The Simpsons Take The Bowl – Part 1

Right around August 1st, 2014 Alf called me to say that he had been asked by Al Jean to participate in the upcoming THE SIMPSONS TAKE THE BOWL concert being planned for The Hollywood Bowl to celebrate the 25th anniversary of the show. The producers wanted Alf to conduct some of his music and they wanted to bounce various ideas around to pick which music they would use. By this time it had already been announced in the press that various cast members and guest stars would be singing in the show with The Hollywood Bowl Orchestra conducted by Thomas Wilkins. Alf was being invited to present some of his music in a segment paying tribute to his musical legacy on the show.

Alf called to tell me about it and to ask for my input on possible cues or songs that he could conduct. We talked through a few possibilities and Alf said he would sleep on them and decide soon. Then on August 7th, I got a very unexpected call from Alf. He said that after giving the invitation thoughtful consideration, he was going to bow out of conducting at the concert.

A few years back, Alf came down with a case of “frozen shoulder“, a mysterious ailment that orthopedic doctors don’t fully understand. The main symptom is exactly what it sounds like – your shoulder locks up, limiting range of motion in the arm to around 20% of normal. No one seems to know exactly what causes it and there is no cure other than time for it to “thaw”. Thawing can take 18-24 months. While Alf’s shoulder isn’t “frozen” any more, it hasn’t fully “thawed” either. As a result, he hasn’t been conducting at scoring sessions these past few years. Orchestrator Dell Hake has been handling that job beautifully and Alf has moved into the control room, listening to takes and giving notes as we record the sessions. Alf felt that a week of conducting that would include rehearsals and performances was just a bit much given his shoulder condition. He asked Al Jean to keep the tribute segment in the program and recommended that I conduct the orchestra in his place. Al ran the request up the chain of command, everyone approved, and I got the gig.

Oh. My. God.

Alf was vary aware of my conducting education and ambition. I was so honored that he would entrust me with this once-in-a-lifetime privilege. We talked some more and settled on a medley of some of his well-known themes combined with instrumental arrangements of some of his songs from various musical episodes. I assembled a medley that would run about six-and-a-half minutes. Alf and Al approved the music and next came working out the preparation of the score with the music library and the music supervisor for the show, Jim Dooley.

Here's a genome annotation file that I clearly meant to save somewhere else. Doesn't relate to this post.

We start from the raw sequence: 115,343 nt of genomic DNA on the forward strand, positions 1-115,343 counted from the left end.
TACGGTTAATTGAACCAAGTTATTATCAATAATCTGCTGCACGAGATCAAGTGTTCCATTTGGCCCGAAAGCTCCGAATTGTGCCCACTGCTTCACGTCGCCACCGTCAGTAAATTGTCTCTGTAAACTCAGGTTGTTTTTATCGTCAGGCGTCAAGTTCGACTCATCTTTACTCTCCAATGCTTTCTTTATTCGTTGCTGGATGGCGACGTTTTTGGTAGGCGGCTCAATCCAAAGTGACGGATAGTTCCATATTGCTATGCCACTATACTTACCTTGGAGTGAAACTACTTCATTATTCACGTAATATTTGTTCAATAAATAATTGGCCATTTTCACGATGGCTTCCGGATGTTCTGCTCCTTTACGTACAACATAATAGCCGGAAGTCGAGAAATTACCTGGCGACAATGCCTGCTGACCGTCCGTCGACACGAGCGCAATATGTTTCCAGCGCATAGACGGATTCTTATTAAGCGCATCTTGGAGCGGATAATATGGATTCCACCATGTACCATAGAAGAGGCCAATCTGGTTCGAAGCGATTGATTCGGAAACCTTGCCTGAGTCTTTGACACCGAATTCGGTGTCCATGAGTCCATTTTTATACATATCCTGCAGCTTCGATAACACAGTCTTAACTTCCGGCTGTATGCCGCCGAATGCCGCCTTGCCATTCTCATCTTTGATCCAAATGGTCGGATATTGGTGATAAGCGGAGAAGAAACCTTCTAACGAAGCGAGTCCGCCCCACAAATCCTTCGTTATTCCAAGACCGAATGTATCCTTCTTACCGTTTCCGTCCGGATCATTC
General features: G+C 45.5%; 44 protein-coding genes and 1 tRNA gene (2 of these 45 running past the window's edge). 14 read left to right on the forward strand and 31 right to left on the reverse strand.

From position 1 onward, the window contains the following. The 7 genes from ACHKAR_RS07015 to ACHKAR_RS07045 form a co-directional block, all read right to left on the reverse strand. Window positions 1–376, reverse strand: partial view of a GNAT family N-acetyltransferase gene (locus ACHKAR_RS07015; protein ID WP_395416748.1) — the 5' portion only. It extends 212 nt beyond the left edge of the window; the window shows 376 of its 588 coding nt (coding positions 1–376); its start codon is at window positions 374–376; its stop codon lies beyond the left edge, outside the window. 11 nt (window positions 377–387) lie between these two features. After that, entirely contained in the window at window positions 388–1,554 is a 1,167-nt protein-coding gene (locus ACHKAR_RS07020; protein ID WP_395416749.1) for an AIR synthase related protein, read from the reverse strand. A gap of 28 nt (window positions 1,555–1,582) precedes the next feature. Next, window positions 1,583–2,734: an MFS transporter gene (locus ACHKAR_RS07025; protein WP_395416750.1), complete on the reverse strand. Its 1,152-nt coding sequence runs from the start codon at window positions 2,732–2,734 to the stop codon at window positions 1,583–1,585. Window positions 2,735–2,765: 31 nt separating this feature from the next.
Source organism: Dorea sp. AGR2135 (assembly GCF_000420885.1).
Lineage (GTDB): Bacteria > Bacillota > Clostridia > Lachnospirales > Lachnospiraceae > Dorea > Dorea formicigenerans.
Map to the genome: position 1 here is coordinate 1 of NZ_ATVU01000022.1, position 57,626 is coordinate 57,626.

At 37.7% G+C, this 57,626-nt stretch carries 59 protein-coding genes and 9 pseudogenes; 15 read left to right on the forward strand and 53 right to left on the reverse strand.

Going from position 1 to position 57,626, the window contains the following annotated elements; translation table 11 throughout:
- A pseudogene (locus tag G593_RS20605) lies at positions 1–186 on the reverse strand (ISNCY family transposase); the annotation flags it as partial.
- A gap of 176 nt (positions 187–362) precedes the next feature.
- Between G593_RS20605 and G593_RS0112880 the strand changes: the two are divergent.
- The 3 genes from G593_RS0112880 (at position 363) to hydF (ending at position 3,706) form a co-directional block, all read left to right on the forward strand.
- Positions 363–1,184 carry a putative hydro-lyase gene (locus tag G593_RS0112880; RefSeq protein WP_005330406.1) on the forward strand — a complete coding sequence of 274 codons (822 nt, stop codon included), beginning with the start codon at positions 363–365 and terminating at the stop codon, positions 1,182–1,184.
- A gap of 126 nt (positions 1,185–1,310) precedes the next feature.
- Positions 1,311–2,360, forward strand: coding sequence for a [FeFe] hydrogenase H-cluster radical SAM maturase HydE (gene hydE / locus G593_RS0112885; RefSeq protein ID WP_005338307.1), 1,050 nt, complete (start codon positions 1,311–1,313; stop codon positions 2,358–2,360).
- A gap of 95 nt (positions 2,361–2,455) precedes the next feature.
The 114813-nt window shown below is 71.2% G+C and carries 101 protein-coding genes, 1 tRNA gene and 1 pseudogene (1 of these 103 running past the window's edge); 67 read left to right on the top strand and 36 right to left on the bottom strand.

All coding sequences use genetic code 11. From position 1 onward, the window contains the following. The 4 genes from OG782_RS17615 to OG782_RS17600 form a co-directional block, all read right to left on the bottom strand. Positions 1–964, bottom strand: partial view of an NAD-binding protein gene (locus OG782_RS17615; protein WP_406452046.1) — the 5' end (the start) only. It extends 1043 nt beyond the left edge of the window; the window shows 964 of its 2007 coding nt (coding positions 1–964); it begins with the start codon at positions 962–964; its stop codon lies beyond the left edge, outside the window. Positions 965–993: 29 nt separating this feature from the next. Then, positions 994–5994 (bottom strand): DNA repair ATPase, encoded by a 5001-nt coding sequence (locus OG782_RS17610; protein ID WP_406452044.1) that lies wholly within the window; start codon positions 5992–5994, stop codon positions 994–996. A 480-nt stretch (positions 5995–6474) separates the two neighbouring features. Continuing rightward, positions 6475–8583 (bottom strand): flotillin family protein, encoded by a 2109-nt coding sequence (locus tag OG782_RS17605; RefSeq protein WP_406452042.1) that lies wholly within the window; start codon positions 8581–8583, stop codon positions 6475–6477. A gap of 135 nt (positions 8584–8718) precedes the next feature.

Some of the music we selected dated back to the third season of the show, but our fabulous music library – JoAnn kane Music Service – has everything saved and stored at their facility and they were able to pull all the scores I needed, convert the older, hand-written ones to a digital format, and combine them with the newer, already digital scores into one, fantastic, beautiful score.

The first rehearsal was scheduled for Sunday, September 7th starting at 7:30PM. This would be a “walk-through” rehearsal for the purpose of everyone learning their entrances and exits, running through the dialogue, and learning the choreography for the “Do the Bartman” finalé – no orchestra, no singing during this rehearsal. The rehearsal ran longer than expected and we finished around 11:00PM. On my way home I received an email from Al Jean saying that the medley needed to be cut in half. I was very surprised and a bit heartbroken that such a change would be made before I even had a chance to rehearse it with the orchestra, but the medley wasn’t the only casualty. Jokes and dialog got cut, some animation specially created for the concert got cut, one of Beverly D’Angelo’s and one of John Lovitz’s songs got cut. The changes made for a more fast-paced, vaudeville-style musical review show.

So Monday morning I started re-editing the medley and sending it off for approval. Once approved, all the orchestra parts had to be revised to reflect the new version. Then I arrived back at the Bowl on Wednesday evening, September 10th to lead my first rehearsal. The medley was scheduled for the second half of the second half of the show, so I had quite a bit of time to cool my heels and wait my turn. Finally, around 9:20PM, Master of Ceremonies Hank Azaria introduced me, I walked onto the legendary Bowl stage, and performed the small comedy bit that had been written for me. I was supposed to walk onto the stage in regular street clothes, looking a bit bewildered at what I was doing there. Then a couple of the Duff Girl Dancers ripped off my street clothes revealing my fancy tux underneath, magically transforming me into a ready-to-go conductor. Our costume designer for the show, Kathryn McRitchie had worked for a couple of weeks preparing the breakaway clothes and fitting it perfectly over my tux so that I didn’t look too “puffy” in the over-sized shirt and pants. They ripped away perfectly and the bit went exactly as planned – and then it was cut for time. I felt so bad for Kathryn after all the work she did, but she was very well represented with all her other costumes in the show.